Most people will experience a traumatic event at some point in their lives, such as returning from a tour of military duty, sudden death of a loved one, a car accident, abuse or neglect, a violent act, or a natural disaster. Many people will not only recover, a large majority recover and decide to create something positive out of tragedy.

This phenomenon is known as post traumatic good, and has only recently started to be studied. Below are three well-known examples:

Mother’s Against Drunk Driving (M.A.D.D.). This organization was formed in 1980 after the founder’s 13-year old daughter was killed by a drunk driver. Instead of letting grief overwhelm her, she decided to channel her pain and anger into a vehicle for change. One of her biggest accomplishments was to raise awareness of drunk driving and also to create a “parent’s handbook” that addresses talking to teenagers about drinking.

A more recent example is AMBER Alerts, which stands for America’s Missing: Broadcasting Emergency Responses, which was named after Amber Hagerman, a 9-year old who was abducted and killed in 1996. AMBER Alerts are sent via wireless devices, radio stations, Internet radio, satellite radio, television stations, and cable TV by the Emergency Alert System and NOAA Weather Radio to announce child abductions. Since December 2015, over 800 children have been rescued due to an AMBER Alert.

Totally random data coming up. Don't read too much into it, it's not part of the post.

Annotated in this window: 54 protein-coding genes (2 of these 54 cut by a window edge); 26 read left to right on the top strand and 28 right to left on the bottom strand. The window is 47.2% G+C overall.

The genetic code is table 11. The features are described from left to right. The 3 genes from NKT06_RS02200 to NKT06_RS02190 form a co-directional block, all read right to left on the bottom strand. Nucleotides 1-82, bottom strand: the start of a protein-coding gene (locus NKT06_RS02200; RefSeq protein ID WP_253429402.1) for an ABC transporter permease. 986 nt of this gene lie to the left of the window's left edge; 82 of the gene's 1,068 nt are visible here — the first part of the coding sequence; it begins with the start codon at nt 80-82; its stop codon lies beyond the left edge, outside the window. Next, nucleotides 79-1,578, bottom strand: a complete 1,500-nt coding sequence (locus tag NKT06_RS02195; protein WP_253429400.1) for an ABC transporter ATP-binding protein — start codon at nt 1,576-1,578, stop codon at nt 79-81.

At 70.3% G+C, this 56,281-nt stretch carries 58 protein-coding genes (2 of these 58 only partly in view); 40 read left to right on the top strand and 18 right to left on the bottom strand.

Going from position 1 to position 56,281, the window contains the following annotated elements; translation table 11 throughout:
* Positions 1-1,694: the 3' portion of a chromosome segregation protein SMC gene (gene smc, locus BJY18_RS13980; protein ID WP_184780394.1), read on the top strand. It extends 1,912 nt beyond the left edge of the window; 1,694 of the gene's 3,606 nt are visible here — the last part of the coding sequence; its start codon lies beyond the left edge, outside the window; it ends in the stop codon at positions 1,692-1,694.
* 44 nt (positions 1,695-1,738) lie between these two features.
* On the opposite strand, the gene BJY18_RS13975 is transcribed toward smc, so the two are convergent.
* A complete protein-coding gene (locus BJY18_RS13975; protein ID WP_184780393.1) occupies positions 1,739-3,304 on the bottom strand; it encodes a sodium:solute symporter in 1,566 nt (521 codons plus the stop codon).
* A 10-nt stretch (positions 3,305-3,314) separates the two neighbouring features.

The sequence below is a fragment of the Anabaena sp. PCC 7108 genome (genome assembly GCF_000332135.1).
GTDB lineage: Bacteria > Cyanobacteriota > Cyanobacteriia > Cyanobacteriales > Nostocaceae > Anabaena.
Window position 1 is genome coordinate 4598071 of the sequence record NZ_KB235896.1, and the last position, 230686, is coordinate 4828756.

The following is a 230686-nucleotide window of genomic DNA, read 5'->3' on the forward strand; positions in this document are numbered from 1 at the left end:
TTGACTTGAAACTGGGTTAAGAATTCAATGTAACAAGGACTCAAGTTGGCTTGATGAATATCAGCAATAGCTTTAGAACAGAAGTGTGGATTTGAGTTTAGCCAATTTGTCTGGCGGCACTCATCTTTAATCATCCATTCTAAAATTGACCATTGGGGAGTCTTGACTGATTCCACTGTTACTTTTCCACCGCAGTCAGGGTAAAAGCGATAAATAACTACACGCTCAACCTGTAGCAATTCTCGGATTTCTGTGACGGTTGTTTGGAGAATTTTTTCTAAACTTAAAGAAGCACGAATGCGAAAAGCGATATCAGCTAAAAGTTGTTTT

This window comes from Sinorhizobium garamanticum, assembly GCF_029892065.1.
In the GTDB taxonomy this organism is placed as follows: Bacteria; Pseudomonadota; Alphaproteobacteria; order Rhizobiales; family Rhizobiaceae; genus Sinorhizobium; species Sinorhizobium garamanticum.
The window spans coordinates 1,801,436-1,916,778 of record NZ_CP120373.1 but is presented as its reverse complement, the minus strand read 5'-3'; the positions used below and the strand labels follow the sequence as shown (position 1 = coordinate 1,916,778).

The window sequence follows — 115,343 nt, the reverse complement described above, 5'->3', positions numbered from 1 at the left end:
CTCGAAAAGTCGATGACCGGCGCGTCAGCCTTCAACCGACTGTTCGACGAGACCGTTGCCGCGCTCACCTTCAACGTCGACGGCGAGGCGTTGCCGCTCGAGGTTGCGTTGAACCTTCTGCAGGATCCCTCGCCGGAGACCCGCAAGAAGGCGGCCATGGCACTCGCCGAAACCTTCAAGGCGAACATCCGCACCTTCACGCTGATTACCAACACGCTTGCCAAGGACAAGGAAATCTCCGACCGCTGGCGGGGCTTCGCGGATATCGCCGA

Finally, the social networking site Meetup, which was founded in New York in 2002, is an example of something good that arose from the ashes of tragedy. One of its co-founders, Scott Heiferman, said the site was formed in the aftermath of the September 11 attacks. He said he wanted to use the Internet to make it easier for people to connect with strangers in their communities. As of August 2015, the company claims to have 22.77 million members located in over 180 countries.

Read How Do you Support Employees Indirectly Impacted by Tragedy for practical tips how to constructively respond to trauma or support a co-worker showing signs of acute stress. 

About Alicia

20 years ago I had no idea other people didn’t recognize and interpret body language the way I did. It was just something I picked up on naturally.
I am a national conference speaker, facilitator, and coach, specializing in non-verbal communication. I received my Master of Science in Human Resources from the University of Houston.
My passion is helping others become influential so that they can reach their career and business goals.

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